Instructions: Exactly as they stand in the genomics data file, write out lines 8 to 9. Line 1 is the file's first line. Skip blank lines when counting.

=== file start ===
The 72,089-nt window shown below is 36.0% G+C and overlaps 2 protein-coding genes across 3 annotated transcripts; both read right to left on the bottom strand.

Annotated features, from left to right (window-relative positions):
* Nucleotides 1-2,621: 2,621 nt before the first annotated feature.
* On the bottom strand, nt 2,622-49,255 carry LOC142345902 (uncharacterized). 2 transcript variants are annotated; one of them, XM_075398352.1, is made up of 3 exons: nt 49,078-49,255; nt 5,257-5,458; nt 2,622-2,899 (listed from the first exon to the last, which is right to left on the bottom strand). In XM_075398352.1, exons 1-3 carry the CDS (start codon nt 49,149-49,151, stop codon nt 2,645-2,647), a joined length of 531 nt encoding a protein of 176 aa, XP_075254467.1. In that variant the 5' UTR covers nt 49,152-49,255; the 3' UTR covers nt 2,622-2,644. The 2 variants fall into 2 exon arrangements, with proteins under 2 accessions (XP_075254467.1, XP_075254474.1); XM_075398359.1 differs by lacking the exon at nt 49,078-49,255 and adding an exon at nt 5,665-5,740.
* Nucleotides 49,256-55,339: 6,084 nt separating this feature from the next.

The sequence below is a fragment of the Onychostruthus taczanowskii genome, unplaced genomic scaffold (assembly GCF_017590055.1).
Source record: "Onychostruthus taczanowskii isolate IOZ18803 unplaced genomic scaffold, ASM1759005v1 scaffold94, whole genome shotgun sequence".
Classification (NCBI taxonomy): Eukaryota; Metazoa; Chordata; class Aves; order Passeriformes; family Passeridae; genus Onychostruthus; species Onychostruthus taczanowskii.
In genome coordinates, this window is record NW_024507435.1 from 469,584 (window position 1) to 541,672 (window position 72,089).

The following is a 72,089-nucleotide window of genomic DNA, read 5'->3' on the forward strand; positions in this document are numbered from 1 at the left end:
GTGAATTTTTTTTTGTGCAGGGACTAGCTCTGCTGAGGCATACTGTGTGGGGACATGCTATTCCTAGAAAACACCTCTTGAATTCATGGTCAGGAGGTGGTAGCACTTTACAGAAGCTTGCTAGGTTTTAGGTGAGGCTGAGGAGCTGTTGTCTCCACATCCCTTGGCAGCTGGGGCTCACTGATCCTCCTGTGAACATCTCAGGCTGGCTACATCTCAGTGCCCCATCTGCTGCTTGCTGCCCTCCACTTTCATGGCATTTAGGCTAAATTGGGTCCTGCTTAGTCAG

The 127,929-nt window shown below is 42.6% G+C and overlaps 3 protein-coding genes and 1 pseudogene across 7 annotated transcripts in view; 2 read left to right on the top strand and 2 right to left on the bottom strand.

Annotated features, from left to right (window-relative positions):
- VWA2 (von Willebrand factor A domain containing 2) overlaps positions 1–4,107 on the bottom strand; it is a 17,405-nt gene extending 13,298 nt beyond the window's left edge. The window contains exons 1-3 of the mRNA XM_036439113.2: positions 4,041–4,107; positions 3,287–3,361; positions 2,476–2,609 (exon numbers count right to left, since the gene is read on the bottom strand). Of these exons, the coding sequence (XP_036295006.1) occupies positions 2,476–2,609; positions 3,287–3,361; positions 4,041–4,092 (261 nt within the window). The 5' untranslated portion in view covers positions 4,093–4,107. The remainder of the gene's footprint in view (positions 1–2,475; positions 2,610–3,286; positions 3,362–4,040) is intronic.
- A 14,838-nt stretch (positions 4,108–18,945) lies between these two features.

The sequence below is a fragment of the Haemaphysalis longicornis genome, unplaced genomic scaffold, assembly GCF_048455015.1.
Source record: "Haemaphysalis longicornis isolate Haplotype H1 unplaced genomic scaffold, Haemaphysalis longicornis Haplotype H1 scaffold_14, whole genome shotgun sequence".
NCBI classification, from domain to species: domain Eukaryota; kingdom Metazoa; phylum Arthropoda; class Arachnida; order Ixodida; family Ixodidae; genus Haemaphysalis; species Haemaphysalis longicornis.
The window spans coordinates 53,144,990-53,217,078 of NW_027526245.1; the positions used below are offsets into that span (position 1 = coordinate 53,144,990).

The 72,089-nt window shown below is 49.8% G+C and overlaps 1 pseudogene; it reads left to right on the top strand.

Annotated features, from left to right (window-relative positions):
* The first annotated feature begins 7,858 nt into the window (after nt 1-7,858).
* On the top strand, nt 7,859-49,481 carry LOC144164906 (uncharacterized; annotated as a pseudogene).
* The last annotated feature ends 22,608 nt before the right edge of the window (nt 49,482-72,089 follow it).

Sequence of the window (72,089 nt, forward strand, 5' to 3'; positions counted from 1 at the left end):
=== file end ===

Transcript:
Classification (NCBI taxonomy): Eukaryota; Metazoa; Chordata; class Aves; order Passeriformes; family Passeridae; genus Onychostruthus; species Onychostruthus taczanowskii.
In genome coordinates, this window is record NW_024507435.1 from 469,584 (window position 1) to 541,672 (window position 72,089).